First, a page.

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Spectators stand along the Steinhatchee River waiting on high tide at the Sea Hag Marina after Tropical Storm Elsa made landfall nearby on July 7, 2021, in Steinhatchee, Fla.

Spectators stand along the Steinhatchee River waiting on high tide at the Sea Hag Marina after Tropical Storm Elsa made landfall nearby on July 7, 2021, in Steinhatchee, Fla. (Mark Wallheiser, Getty Images/TNS)

ORLANDO, Fla. (Tribune News Service) — New information on Hurricane Elsa spun into formation last week, seven months after the first hurricane of the 2021 season took form.

The National Hurricane Center released Friday its findings on the Category 1 hurricane that made landfall July 7 in the United States along Florida’s big bend as a tropical storm.

The 2021 storm was notable to meteorologists for many reasons, including its longevity. Elsa lasted eight days as a named storm, which was the most named storm days for an Atlantic storm forming in July since 2008′s Bertha, according to Philip Klotzbach, a meteorologist of Colorado State University.

The NHC reported a total of $1 billion of damage to the southern United States and multiple Caribbean countries. Thirteen people were directly killed by Elsa, including a 26-year-old man who died when Elsa’s tropical-storm-force winds knocked down a tree and crushed him. Another nine were killed offshore in the Florida Straits, the NHC reported.

Two days before it made landfall, Elsa had become a tropical storm and was getting closer to the Florida peninsula. On the way there, it encountered a boat of 22 people who had departed from Cuba, according to the U.S. Coast Guard. The passengers hoped to arrive in South Florida but were met with Elsa’s 50 mph sustained winds, which capsized the boat, forcing the passengers to endure the storm without help for about 18 to 22 hours.

The Coast Guard was able to rescue 13 of the passengers; seven men and two women, before suspending its search for the other nine.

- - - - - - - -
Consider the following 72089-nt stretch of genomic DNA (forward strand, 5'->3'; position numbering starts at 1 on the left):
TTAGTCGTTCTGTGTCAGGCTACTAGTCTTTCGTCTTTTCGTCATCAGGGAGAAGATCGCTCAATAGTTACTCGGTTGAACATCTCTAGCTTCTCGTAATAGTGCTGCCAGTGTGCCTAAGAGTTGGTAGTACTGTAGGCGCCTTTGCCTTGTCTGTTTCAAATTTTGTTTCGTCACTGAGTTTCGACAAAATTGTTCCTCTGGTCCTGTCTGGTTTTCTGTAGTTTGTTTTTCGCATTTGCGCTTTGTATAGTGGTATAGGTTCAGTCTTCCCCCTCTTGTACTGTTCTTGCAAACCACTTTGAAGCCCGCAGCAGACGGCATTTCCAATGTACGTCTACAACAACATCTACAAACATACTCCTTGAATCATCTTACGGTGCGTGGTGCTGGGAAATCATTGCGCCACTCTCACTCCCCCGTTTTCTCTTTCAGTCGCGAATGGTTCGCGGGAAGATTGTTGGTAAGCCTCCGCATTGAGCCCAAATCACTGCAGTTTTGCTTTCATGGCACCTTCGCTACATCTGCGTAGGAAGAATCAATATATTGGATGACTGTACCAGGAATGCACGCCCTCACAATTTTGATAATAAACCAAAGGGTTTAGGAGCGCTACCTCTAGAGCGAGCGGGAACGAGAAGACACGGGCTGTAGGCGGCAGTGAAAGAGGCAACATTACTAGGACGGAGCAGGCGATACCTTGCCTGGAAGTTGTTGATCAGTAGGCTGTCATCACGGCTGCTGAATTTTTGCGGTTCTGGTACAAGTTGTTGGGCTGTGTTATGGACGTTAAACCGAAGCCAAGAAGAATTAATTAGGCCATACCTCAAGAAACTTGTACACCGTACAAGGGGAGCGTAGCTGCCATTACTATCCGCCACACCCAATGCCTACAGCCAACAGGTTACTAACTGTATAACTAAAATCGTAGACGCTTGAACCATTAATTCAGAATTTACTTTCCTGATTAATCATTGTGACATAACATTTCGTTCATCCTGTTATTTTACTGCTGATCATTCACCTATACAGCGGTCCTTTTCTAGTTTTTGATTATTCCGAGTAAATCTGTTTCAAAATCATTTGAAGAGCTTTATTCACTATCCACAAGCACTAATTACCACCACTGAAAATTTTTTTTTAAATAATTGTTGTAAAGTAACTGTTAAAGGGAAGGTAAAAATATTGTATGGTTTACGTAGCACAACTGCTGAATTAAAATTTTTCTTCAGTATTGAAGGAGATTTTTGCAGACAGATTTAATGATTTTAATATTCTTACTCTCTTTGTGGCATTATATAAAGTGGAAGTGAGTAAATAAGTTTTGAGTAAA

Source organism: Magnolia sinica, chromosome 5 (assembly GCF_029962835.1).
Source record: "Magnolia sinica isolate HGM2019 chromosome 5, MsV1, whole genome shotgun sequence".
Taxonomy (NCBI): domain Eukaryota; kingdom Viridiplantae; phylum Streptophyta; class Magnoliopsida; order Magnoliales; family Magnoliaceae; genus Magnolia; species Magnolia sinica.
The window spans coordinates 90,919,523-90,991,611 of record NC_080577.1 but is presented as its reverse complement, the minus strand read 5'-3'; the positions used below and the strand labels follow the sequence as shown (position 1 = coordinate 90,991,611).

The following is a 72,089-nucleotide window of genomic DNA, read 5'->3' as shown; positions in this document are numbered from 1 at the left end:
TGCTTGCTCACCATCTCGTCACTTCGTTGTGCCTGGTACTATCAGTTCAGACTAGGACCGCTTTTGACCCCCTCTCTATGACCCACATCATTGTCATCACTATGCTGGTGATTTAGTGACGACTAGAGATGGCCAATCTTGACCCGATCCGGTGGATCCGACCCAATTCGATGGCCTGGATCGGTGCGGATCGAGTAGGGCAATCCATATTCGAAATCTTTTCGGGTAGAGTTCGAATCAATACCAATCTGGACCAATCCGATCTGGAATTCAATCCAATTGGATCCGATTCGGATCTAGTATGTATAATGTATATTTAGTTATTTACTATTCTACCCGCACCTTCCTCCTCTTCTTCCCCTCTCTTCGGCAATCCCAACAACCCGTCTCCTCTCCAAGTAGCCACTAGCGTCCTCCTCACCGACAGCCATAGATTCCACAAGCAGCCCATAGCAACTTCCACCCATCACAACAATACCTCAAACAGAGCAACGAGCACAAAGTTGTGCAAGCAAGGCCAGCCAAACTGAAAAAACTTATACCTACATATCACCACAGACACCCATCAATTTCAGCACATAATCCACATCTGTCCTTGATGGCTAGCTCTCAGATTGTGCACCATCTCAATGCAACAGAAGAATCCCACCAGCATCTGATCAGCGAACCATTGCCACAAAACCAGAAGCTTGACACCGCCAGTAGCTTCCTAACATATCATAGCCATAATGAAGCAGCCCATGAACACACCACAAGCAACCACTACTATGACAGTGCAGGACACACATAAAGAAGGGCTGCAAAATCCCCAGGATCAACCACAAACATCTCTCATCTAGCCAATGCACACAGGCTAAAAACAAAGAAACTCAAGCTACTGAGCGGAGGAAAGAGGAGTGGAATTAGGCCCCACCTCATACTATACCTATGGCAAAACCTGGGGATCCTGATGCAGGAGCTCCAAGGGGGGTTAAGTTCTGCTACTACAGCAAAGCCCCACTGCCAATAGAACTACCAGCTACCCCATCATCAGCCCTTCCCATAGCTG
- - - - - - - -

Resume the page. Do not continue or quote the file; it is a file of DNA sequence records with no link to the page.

“Our deepest condolences go out to the families and loved ones impacted by this tragedy,” said Sean Connett, command duty officer, District Seven. “The decision to suspend a search is always difficult and is made after exhausting all search information.”

The survivors were processed as migrants and were to be repatriated to Cuba, the Coast Guard said.

Additionally, Elsa was a noteworthy storm for other reasons such as it being the earliest fifth named storm in history of the Atlantic hurricane season. National Oceanic and Atmospheric averaging data suggests that the fifth named storm of the Atlantic season does not take form until about Aug. 22. The first hurricane of any season usually doesn’t appear until Aug. 11.

On July 2, Elsa strengthened into a Category 1 hurricane with maximum sustained winds of 86 mph. The storm’s early record occurred during a busy season where 21 named storms were recorded — the third highest ever measured in the Atlantic.. The 2020 season has the most with 30.

After forming into a hurricane, Elsa made landfall over Cuba, where it lost the majority of its power. No major damages or deaths were reported, however, there were reports of mudslides cutting off streets and towns, the NHC said.

Elsa then moved toward the Florida Keys where it caused flooded streets, downed trees and powerlines. It briefly became a hurricane again riding parallel to Florida’s west coast before making landfall in a remote location in Taylor County, where it caused numerous reports of tree damage, the NHC reported.

The storm’s mayhem didn’t stop with its northbound journey as it caused significant flooding to New York and New Jersey.

Along its path, Elsa spawned 17 tornadoes between Florida and New Jersey with two in Florida, two in Georgia, five in South Carolina, three in North Carolina, three in Virginia and two in New Jersey. The strongest tornado, an EF2, touched down in Camden County, Ga., where it passed through an RV park, flipping over several vehicles. Seventeen people were injured.

Once in New Jersey, Elsa transitioned into an extratropical storm on July 9 and continued north before dissipating over the Atlantic Canada area, the NHC reported.

©2022 Orlando Sentinel.

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